The structure of the thesis is rather simple: after a brief introduction in the first chapter, we
describe, in the following chapter, the story of the ideas related to neural networks, with a short
digression on the medical phenomenon of the same name.
We then analyze the historical process by which, from the first simple neural networks, more and
more complex networks came to be used. The structure of neural networks has, indeed, evolved
over time: initially, there was the model of the physiologists McCulloch and Pitts (MCP), which
simply was a weighted sum compared with a threshold value, this allowing for a response of binary
type comparable to the activity of the brain, which works through electrical impulses. As this
methodology is suitable only for linearly divisible problems, Rosenblatt proposed in 1958 the
Perceptron model: for the first time, the idea of a hidden level between inputs and outputs
appeared. The composition of the inputs remained a simple weighted sum, but by increasing the
number of neurons and thus of summations, it was made possible to define a precise area in the
Cartesian plane and then solve problems not divisible linearly.
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Dissertation summary Francesco Azzena
The Perceptron idea opened the way for increasingly complex solutions. Today, the number of
hidden layers and neurons in each one of them depends only on the choice of structure made by the
user. Also, in every neuron we are now capable of applying to the sum of inputs in the previous
level a function chosen discretionally. This high possibility of customization of the models has
allowed neuron networks to adapt easily to many types of studies, thus finding applications in many
branches of science.
In the next part of the thesis, we explain the characteristics which distinguish the main types of
neural networks: the presence or absence of a teacher (which allows the model to learn) distinguish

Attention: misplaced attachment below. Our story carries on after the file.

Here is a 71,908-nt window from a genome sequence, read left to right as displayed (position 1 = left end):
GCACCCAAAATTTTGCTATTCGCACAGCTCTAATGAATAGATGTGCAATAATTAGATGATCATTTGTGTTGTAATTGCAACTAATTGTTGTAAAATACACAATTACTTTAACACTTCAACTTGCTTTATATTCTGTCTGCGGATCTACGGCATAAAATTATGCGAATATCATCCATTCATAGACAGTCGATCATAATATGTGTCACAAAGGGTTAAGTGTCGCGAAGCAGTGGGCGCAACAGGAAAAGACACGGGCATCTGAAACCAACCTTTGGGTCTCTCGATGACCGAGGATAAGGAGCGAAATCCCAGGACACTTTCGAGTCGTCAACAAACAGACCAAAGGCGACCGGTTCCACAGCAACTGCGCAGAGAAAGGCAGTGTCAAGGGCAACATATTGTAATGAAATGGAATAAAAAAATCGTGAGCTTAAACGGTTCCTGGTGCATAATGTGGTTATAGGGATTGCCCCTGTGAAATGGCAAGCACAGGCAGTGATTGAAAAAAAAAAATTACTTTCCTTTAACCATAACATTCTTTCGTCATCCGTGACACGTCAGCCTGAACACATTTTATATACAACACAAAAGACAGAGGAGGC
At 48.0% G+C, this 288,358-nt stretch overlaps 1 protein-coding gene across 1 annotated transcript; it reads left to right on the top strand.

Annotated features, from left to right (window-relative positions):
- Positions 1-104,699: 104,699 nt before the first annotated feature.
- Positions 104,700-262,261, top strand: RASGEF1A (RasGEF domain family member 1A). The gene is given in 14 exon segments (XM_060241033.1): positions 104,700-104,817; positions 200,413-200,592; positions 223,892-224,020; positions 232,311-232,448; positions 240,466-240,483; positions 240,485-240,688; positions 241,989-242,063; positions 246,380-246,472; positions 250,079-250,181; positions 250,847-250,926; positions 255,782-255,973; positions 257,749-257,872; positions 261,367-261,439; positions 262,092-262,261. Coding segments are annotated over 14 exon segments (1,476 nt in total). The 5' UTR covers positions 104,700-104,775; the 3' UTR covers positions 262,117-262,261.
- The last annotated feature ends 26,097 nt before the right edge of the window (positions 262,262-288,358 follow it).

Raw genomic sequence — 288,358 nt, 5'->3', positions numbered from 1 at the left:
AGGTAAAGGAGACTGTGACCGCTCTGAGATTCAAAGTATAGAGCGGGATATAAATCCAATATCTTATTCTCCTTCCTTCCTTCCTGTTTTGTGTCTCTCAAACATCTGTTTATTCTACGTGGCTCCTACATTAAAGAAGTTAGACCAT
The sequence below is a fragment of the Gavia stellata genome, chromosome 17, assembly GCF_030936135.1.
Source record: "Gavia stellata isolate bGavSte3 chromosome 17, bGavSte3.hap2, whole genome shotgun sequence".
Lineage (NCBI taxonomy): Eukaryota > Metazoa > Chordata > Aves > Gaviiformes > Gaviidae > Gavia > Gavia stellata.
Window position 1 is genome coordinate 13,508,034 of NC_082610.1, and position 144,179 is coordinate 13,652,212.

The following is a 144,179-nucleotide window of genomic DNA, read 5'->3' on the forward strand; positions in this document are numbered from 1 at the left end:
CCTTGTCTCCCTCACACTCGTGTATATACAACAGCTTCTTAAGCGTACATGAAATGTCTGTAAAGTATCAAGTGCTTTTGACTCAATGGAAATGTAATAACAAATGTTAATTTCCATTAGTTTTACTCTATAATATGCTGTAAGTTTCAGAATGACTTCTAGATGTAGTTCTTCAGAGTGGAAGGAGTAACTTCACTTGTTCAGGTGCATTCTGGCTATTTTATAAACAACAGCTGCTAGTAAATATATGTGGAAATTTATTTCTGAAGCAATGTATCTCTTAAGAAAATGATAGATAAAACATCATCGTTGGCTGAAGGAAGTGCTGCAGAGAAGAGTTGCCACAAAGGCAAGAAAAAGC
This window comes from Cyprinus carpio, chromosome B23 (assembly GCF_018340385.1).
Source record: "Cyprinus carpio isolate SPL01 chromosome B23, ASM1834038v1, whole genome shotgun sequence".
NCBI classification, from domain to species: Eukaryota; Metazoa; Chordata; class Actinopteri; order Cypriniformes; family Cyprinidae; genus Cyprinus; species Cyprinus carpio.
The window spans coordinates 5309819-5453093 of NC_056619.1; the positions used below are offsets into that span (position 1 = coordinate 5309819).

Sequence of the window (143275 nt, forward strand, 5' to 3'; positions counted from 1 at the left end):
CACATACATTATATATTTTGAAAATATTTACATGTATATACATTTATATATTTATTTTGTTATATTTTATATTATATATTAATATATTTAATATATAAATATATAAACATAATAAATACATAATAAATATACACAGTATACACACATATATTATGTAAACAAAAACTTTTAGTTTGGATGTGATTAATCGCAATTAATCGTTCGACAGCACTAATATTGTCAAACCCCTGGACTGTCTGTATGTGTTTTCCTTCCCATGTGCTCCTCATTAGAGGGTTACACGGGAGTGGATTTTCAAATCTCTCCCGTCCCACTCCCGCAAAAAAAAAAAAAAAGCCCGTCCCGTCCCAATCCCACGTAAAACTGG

between supervised networks (the most common type, the one on which we focussed our attention)
and unsupervised ones, which are less efficient but have the advantage of operating in real time
without any human intervention.
After an overview of these models, we analyze in detail the various components of a common
supervised neural network with particular attention to the activation functions and the weights.
When we create a model of this type, indeed, the first decisions we have to take pertain to the
structure: the high level of customization of the product allows us to create a network which we
believe is best suited to the series under study. Once the number of layers and hidden neurons for
each one of them have been determined, another important choice concerns the activation functions.
As already mentioned, these are the functions that we apply to the weighted sum of inputs in each
neuron of the network. There exists various types of functions of the kind, which we give a general
picture of. The most important to date is the sigmoid, since a fundamental study concerning it has
been produced already.
The neural networks almost fell into disuse when the mathematician George Cybenko
demonstrated, in an article focussing on the properties of the sigmoid, that a neural network with
this type of activation function, if well structured and with the right choice of variables, is an
universal approximator. Neural networks are therefore able to approximate a non-linear function
generating data with a margin of error smaller than a small epsilon arbitrarily chosen.
At the end of the second chapter of the thesis, we explain the methods of training the weights in the
network: when we create the network, the weights of the sum in each neuron are chosen randomly.
Subsequently, using the comparison between estimated values and values of the teacher, the
weights are trained to reach their most correct estimation.
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Dissertation summary Francesco Azzena
Starting from the definition of error, we then examine how it is possible to use its gradient in order
to move towards the minimum point on the curve of error by changing the weights of the model.
Subsequently, we discuss the backpropagation algorithm, a method that enables the transmission of